Performance indicators are concise quantitative and qualitative measures of programme performance that can be easily tracked on a regular basis. Quantitative indicators measure changes in a specific value (number, mean or median) and a percentage. Qualitative indicators provide insights into changes in attitudes, beliefs, motives and behaviours of individuals. Although important, information on these indicators is more time-consuming to collect, measure and analyse, especially in the early stages of programme implementation.

Box .1. Tips for the development of indicators

Relevance. Indicators should be relevant to the needs of the user and to the purpose of monitoring. They should be able to clearly indicate to the user whether progress is being made (or not) in addressing the problems identified.

Disaggregation. Data should be disaggregated according to what is to be measured. For example, for individuals the basic disaggregation is by sex, age group, level of education and other personal characteristics useful to understanding how the programme functions. For services and/or programmes the disaggregation is normally done by type of service/programme.

Comprehensibility. Indicators should be easy to use and understand and data for their calculation relatively simple to collect.

Clarity of definition. A vaguely defined indicator will be open to several interpretations, and may be measured in different ways at different times and places. It is useful in this regard to include the source of data to be used and calculation examples/methods. For example, the indicator “employment of participants at follow-up” will require: (i) specification of what constitutes employment (work for at least one hour for pay, profit or in kind in the 10 days prior to the measurement); (ii) a definition of participants (e.g. those who attended at least 50 per cent of the programme); and (iii) a follow-up timeframe (six months after the completion of the programme). Care must also be taken in defining the standard or benchmark of comparison. For example, in examining the status of young people, what constitutes the norm – the situation of youth in a particular region or at national level?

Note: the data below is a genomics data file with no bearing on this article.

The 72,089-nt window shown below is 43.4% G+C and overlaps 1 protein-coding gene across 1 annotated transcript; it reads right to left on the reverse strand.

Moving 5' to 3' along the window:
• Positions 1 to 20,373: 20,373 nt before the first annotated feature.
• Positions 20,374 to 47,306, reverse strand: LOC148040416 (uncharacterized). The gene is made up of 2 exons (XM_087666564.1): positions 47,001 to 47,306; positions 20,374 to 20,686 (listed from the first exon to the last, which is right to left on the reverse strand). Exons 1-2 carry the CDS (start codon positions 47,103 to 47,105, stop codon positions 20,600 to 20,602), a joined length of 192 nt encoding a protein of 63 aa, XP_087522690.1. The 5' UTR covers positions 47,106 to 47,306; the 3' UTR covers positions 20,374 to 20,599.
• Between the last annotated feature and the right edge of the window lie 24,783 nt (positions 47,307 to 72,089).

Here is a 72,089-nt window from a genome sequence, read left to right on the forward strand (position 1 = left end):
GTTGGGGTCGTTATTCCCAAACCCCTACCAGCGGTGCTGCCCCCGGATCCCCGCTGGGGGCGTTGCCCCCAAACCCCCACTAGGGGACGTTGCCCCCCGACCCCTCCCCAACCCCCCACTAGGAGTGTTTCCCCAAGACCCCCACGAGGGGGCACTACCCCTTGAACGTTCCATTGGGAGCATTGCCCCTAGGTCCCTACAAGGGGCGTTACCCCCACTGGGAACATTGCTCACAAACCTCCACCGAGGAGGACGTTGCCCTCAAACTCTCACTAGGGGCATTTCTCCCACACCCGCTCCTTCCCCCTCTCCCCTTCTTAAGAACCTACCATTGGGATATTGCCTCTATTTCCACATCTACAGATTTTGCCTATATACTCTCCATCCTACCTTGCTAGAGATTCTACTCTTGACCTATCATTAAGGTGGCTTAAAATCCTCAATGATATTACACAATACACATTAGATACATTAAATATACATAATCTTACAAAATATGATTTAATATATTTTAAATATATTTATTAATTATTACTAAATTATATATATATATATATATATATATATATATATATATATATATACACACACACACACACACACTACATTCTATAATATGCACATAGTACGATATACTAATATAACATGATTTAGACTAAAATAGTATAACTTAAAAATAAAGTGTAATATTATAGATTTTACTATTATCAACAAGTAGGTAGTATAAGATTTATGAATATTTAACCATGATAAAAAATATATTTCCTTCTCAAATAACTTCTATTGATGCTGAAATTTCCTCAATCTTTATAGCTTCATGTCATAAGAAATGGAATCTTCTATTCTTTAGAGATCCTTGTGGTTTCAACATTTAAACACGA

The number chosen should be small. There are no hard and fast rules to determine the appropriate number of indicators. However, a rule of thumb is that users should avoid two temptations: information overload and over-aggregation (i.e. too much data and designing a composite index based on aggregation and weighting schemes which may conceal important information). A common mistake is to over-engineer a monitoring system (e.g. the collection of data for hundreds of indicators, most of which are not used). In the field of employment programmes, senior officials tend to make use of high-level strategic indicators such as outputs and outcomes. Line managers and their staff, conversely, focus on operational indicators that target processes and services.

Specificity. The selection of indicators should reflect those problems that the youth employment programme intends to address. For example, a programme aimed at providing work experience to early school leavers needs to incorporate indicators on coverage (how many among all school leavers participate in the programme), type of enterprises where the work experience takes place and the occupation, and number of beneficiaries that obtain a job afterwards by individual characteristics (e.g. sex, educational attainment, household status and so on).

Cost. There is a trade off between indicators and the cost of collecting data for their measurement. If the collection of data becomes too expensive and time consuming, the indicator may ultimately lose its relevance.

Technical soundness. Data should be reliable. The user should be informed about how the indicators were constructed and the sources used. A short discussion should be provided about their meaning, interpretation, and, most importantly, their limitations. Indicators must be available on a timely basis, especially if they are to provide feedback during programme implementation.

Forward-looking. A well-designed system of indicators must not be restricted to conveying information about current concerns. Indicators must also measure trends over time.

Adaptability. Indicators should be readily adaptable to use in different regions and circumstances.